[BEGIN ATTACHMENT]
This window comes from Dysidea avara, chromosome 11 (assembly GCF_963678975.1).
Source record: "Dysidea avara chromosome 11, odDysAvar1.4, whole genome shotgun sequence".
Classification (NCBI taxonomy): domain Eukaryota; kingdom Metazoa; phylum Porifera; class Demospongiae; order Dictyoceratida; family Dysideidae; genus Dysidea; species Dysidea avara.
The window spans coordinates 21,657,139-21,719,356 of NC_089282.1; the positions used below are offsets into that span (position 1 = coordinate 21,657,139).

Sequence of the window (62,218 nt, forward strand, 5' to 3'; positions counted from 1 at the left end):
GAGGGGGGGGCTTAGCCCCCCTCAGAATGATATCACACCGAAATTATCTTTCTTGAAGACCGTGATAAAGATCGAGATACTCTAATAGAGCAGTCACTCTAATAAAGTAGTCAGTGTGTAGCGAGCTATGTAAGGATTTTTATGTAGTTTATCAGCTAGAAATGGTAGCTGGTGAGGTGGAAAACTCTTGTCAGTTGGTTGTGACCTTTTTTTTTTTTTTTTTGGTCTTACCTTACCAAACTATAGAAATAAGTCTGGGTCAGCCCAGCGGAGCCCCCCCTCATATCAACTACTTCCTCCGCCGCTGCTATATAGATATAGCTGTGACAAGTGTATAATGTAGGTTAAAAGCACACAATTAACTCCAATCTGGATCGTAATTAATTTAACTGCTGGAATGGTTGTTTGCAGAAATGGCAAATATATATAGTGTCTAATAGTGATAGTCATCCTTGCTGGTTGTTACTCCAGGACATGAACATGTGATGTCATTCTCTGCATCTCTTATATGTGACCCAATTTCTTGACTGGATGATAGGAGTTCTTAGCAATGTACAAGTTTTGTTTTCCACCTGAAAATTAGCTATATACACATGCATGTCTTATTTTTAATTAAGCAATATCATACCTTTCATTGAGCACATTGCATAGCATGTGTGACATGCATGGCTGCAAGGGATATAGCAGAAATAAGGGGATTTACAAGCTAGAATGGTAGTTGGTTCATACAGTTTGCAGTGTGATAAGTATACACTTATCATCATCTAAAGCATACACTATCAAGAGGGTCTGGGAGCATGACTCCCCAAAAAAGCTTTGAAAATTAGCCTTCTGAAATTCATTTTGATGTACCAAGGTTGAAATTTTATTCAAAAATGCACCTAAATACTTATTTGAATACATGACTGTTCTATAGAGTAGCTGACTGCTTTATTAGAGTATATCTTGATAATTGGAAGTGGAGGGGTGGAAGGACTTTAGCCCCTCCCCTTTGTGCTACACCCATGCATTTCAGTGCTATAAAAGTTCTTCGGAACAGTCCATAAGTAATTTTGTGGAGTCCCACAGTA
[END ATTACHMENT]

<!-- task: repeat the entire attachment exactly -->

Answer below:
This window comes from Dysidea avara, chromosome 11 (assembly GCF_963678975.1).
Source record: "Dysidea avara chromosome 11, odDysAvar1.4, whole genome shotgun sequence".
Classification (NCBI taxonomy): domain Eukaryota; kingdom Metazoa; phylum Porifera; class Demospongiae; order Dictyoceratida; family Dysideidae; genus Dysidea; species Dysidea avara.
The window spans coordinates 21,657,139-21,719,356 of NC_089282.1; the positions used below are offsets into that span (position 1 = coordinate 21,657,139).

Sequence of the window (62,218 nt, forward strand, 5' to 3'; positions counted from 1 at the left end):
GAGGGGGGGGCTTAGCCCCCCTCAGAATGATATCACACCGAAATTATCTTTCTTGAAGACCGTGATAAAGATCGAGATACTCTAATAGAGCAGTCACTCTAATAAAGTAGTCAGTGTGTAGCGAGCTATGTAAGGATTTTTATGTAGTTTATCAGCTAGAAATGGTAGCTGGTGAGGTGGAAAACTCTTGTCAGTTGGTTGTGACCTTTTTTTTTTTTTTTTTGGTCTTACCTTACCAAACTATAGAAATAAGTCTGGGTCAGCCCAGCGGAGCCCCCCCTCATATCAACTACTTCCTCCGCCGCTGCTATATAGATATAGCTGTGACAAGTGTATAATGTAGGTTAAAAGCACACAATTAACTCCAATCTGGATCGTAATTAATTTAACTGCTGGAATGGTTGTTTGCAGAAATGGCAAATATATATAGTGTCTAATAGTGATAGTCATCCTTGCTGGTTGTTACTCCAGGACATGAACATGTGATGTCATTCTCTGCATCTCTTATATGTGACCCAATTTCTTGACTGGATGATAGGAGTTCTTAGCAATGTACAAGTTTTGTTTTCCACCTGAAAATTAGCTATATACACATGCATGTCTTATTTTTAATTAAGCAATATCATACCTTTCATTGAGCACATTGCATAGCATGTGTGACATGCATGGCTGCAAGGGATATAGCAGAAATAAGGGGATTTACAAGCTAGAATGGTAGTTGGTTCATACAGTTTGCAGTGTGATAAGTATACACTTATCATCATCTAAAGCATACACTATCAAGAGGGTCTGGGAGCATGACTCCCCAAAAAAGCTTTGAAAATTAGCCTTCTGAAATTCATTTTGATGTACCAAGGTTGAAATTTTATTCAAAAATGCACCTAAATACTTATTTGAATACATGACTGTTCTATAGAGTAGCTGACTGCTTTATTAGAGTATATCTTGATAATTGGAAGTGGAGGGGTGGAAGGACTTTAGCCCCTCCCCTTTGTGCTACACCCATGCATTTCAGTGCTATAAAAGTTCTTCGGAACAGTCCATAAGTAATTTTGTGGAGTCCCACAGTA